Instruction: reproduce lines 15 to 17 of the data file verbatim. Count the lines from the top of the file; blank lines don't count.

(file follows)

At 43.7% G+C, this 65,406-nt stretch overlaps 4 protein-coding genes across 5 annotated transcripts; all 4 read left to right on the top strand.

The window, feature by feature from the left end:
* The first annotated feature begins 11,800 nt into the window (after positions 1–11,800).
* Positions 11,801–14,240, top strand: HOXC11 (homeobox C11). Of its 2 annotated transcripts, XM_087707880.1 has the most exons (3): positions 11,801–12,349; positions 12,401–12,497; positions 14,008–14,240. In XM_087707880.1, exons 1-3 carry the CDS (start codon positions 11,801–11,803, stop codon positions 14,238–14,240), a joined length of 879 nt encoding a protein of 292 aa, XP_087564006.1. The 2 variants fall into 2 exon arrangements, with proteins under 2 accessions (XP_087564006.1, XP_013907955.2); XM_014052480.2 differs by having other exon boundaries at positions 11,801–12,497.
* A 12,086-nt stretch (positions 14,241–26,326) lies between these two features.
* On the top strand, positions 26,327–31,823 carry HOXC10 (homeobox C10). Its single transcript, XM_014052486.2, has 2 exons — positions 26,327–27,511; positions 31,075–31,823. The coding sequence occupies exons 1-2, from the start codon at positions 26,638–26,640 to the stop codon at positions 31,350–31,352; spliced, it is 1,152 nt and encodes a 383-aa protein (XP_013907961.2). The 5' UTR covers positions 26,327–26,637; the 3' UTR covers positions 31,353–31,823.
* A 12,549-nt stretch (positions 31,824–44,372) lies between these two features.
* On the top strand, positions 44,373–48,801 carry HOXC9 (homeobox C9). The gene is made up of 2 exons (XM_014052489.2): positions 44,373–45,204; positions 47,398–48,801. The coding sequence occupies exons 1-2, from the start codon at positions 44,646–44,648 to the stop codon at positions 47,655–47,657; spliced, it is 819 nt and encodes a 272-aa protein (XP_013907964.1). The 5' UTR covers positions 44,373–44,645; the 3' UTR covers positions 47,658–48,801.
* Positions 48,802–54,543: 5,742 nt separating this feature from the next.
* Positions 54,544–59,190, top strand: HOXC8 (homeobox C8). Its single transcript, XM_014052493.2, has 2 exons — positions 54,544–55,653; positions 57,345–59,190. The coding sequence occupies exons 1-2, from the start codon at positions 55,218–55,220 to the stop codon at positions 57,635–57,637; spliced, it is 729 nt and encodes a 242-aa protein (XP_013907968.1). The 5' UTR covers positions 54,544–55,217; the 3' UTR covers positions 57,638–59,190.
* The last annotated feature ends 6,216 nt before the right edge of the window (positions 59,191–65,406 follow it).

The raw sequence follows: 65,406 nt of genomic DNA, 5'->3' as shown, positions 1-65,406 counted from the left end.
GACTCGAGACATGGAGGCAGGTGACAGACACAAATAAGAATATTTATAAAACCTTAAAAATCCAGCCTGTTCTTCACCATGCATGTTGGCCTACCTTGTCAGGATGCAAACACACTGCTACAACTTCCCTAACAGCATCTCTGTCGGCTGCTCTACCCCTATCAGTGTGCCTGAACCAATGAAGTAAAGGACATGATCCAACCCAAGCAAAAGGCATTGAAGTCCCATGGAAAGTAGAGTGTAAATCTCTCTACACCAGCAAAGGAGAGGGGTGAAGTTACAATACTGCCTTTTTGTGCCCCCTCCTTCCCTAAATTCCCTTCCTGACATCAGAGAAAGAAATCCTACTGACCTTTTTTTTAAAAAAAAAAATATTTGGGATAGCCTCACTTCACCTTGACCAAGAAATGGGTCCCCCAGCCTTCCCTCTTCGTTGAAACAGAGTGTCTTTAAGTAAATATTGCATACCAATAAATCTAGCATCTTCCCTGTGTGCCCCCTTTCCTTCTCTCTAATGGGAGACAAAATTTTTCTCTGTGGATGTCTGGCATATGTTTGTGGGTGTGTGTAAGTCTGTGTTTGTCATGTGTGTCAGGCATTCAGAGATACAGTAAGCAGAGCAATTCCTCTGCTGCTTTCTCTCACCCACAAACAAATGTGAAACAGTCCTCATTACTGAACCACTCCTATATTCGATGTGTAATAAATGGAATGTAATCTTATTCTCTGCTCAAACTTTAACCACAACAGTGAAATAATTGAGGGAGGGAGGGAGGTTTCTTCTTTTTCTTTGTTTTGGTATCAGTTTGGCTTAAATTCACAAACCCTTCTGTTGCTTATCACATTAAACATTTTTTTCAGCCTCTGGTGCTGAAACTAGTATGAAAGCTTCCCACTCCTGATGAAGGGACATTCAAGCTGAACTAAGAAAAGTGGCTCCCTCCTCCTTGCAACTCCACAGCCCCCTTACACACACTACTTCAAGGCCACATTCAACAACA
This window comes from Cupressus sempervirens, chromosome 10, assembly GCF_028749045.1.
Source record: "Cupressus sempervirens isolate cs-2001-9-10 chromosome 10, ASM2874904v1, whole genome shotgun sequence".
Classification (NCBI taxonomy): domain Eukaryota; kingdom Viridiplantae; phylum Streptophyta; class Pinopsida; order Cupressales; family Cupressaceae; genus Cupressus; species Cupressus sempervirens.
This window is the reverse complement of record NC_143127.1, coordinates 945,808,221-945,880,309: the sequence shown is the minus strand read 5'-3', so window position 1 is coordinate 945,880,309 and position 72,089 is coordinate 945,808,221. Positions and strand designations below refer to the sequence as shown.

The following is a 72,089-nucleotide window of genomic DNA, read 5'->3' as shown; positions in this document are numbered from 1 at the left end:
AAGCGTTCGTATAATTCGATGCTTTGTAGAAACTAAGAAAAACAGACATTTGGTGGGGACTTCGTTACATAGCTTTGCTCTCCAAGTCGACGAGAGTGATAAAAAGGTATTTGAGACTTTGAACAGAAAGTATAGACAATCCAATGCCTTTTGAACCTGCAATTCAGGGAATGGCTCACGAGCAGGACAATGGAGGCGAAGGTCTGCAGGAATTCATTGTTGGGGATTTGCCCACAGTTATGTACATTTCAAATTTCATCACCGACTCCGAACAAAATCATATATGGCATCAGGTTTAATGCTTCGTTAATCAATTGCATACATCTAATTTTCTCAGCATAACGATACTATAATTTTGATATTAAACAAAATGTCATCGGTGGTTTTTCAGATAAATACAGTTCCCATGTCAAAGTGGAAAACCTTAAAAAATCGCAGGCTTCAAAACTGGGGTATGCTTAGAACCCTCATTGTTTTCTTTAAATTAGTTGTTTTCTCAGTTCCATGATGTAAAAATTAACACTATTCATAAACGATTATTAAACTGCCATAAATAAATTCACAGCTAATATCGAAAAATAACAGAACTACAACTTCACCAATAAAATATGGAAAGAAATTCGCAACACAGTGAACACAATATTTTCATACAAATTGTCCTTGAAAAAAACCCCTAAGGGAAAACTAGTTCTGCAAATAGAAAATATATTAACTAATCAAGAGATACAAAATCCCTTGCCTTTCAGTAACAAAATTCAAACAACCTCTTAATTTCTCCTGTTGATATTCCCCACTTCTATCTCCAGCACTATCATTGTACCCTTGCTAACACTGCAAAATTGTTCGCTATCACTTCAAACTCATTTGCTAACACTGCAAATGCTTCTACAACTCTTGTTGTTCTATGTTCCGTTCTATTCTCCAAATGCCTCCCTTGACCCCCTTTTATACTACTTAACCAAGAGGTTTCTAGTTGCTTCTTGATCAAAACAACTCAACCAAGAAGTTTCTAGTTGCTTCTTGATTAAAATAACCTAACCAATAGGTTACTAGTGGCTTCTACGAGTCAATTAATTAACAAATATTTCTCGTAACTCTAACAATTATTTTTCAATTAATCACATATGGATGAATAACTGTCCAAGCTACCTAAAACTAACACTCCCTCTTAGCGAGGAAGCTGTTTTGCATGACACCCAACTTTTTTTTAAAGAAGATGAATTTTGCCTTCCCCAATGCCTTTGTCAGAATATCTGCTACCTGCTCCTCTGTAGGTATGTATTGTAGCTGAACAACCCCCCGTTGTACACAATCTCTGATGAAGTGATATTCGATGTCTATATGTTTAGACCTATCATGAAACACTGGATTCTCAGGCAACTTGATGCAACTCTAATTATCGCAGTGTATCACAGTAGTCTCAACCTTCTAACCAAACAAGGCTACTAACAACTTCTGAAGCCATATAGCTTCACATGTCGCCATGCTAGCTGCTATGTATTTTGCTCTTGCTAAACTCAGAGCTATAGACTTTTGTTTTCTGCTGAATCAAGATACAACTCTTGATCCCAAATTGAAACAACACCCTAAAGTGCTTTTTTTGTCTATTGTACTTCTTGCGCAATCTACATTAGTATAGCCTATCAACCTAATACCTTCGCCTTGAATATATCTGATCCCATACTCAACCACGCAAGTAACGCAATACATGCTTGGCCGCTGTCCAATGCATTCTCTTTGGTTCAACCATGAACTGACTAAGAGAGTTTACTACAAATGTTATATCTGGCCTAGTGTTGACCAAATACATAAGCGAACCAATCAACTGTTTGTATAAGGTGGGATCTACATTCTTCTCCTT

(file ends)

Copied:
Source record: "Cupressus sempervirens isolate cs-2001-9-10 chromosome 10, ASM2874904v1, whole genome shotgun sequence".
Classification (NCBI taxonomy): domain Eukaryota; kingdom Viridiplantae; phylum Streptophyta; class Pinopsida; order Cupressales; family Cupressaceae; genus Cupressus; species Cupressus sempervirens.
This window is the reverse complement of record NC_143127.1, coordinates 945,808,221-945,880,309: the sequence shown is the minus strand read 5'-3', so window position 1 is coordinate 945,880,309 and position 72,089 is coordinate 945,808,221. Positions and strand designations below refer to the sequence as shown.